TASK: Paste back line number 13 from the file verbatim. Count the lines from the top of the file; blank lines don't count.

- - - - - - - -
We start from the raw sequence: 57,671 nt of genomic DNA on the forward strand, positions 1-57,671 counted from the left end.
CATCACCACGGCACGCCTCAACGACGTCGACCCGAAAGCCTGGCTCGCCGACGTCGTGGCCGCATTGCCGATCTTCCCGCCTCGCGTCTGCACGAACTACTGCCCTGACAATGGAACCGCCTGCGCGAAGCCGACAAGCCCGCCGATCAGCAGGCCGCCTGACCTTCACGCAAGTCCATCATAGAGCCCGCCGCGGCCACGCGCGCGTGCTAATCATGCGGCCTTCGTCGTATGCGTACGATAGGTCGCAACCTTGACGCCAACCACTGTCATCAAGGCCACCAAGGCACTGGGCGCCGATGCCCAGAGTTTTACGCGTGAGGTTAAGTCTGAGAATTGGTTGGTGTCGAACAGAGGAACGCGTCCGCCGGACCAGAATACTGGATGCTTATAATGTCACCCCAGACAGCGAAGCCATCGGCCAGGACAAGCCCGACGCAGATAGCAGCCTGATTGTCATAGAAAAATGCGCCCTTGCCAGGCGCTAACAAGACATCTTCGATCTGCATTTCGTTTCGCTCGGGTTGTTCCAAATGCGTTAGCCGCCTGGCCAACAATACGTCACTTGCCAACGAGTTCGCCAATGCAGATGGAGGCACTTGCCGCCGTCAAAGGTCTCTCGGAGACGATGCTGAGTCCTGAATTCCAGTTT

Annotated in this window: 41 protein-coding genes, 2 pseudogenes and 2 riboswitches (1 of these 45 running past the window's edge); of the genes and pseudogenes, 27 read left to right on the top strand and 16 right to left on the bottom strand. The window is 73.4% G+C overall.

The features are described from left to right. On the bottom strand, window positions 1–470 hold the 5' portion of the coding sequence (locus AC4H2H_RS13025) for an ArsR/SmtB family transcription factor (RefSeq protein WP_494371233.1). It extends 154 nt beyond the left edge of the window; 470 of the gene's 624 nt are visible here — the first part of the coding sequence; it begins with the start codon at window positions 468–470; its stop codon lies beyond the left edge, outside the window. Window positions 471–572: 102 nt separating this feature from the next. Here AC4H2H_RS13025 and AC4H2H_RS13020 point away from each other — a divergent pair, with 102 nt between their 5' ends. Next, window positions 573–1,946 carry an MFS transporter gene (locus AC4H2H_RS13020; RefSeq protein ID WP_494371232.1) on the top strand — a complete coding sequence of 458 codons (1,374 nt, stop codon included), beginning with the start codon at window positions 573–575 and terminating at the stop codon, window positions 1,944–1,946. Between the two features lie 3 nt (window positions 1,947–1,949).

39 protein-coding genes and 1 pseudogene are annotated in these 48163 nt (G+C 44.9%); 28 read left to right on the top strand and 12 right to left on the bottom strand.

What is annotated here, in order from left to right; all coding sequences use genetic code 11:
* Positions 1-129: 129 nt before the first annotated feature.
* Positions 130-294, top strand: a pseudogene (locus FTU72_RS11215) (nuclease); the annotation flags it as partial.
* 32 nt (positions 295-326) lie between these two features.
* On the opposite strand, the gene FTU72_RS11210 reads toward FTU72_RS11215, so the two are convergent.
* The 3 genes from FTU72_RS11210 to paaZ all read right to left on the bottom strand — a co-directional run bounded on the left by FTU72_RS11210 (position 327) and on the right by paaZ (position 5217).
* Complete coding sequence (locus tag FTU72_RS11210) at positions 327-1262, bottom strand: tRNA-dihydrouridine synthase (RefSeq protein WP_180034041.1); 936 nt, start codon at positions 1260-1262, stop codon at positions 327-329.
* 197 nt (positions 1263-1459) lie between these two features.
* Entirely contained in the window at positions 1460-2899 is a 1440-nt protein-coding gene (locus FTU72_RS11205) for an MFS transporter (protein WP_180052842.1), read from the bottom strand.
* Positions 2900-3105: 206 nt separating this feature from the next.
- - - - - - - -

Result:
* 197 nt (positions 1263-1459) lie between these two features.